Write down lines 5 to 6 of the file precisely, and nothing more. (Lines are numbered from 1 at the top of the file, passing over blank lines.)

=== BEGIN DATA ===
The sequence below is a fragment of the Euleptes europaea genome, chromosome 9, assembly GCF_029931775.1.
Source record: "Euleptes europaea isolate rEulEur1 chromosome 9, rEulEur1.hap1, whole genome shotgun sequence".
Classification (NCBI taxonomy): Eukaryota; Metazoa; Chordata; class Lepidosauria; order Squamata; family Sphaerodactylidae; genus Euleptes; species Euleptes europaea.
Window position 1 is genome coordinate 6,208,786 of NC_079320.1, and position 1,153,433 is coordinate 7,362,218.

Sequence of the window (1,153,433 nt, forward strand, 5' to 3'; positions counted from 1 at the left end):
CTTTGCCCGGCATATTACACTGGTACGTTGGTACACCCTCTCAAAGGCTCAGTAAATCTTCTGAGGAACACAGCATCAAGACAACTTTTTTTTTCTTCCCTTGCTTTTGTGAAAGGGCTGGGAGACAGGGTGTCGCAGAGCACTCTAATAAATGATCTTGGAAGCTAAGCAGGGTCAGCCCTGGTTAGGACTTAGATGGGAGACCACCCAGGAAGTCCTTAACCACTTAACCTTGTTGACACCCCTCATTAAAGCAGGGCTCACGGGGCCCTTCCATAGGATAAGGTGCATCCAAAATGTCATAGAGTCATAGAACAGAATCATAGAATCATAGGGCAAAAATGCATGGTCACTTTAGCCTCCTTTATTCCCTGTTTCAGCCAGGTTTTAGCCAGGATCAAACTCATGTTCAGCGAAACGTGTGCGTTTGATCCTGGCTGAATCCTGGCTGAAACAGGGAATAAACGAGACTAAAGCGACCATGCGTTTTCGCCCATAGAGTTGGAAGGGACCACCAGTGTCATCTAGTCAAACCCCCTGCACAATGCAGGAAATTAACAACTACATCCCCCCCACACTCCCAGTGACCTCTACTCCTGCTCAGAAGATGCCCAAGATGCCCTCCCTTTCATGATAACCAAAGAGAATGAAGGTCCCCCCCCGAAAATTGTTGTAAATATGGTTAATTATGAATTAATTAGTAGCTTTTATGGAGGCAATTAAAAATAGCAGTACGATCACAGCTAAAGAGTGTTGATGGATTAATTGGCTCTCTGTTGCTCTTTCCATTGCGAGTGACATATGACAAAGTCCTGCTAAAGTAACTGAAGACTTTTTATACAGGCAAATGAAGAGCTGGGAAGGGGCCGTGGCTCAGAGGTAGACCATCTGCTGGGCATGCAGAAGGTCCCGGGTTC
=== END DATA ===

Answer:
Sequence of the window (1,153,433 nt, forward strand, 5' to 3'; positions counted from 1 at the left end):
CTTTGCCCGGCATATTACACTGGTACGTTGGTACACCCTCTCAAAGGCTCAGTAAATCTTCTGAGGAACACAGCATCAAGACAACTTTTTTTTTCTTCCCTTGCTTTTGTGAAAGGGCTGGGAGACAGGGTGTCGCAGAGCACTCTAATAAATGATCTTGGAAGCTAAGCAGGGTCAGCCCTGGTTAGGACTTAGATGGGAGACCACCCAGGAAGTCCTTAACCACTTAACCTTGTTGACACCCCTCATTAAAGCAGGGCTCACGGGGCCCTTCCATAGGATAAGGTGCATCCAAAATGTCATAGAGTCATAGAACAGAATCATAGAATCATAGGGCAAAAATGCATGGTCACTTTAGCCTCCTTTATTCCCTGTTTCAGCCAGGTTTTAGCCAGGATCAAACTCATGTTCAGCGAAACGTGTGCGTTTGATCCTGGCTGAATCCTGGCTGAAACAGGGAATAAACGAGACTAAAGCGACCATGCGTTTTCGCCCATAGAGTTGGAAGGGACCACCAGTGTCATCTAGTCAAACCCCCTGCACAATGCAGGAAATTAACAACTACATCCCCCCCACACTCCCAGTGACCTCTACTCCTGCTCAGAAGATGCCCAAGATGCCCTCCCTTTCATGATAACCAAAGAGAATGAAGGTCCCCCCCCGAAAATTGTTGTAAATATGGTTAATTATGAATTAATTAGTAGCTTTTATGGAGGCAATTAAAAATAGCAGTACGATCACAGCTAAAGAGTGTTGATGGATTAATTGGCTCTCTGTTGCTCTTTCCATTGCGAGTGACATATGACAAAGTCCTGCTAAAGTAACTGAAGACTTTTTATACAGGCAAATGAAGAGCTGGGAAGGGGCCGTGGCTCAGAGGTAGACCATCTGCTGGGCATGCAGAAGGTCCCGGGTTC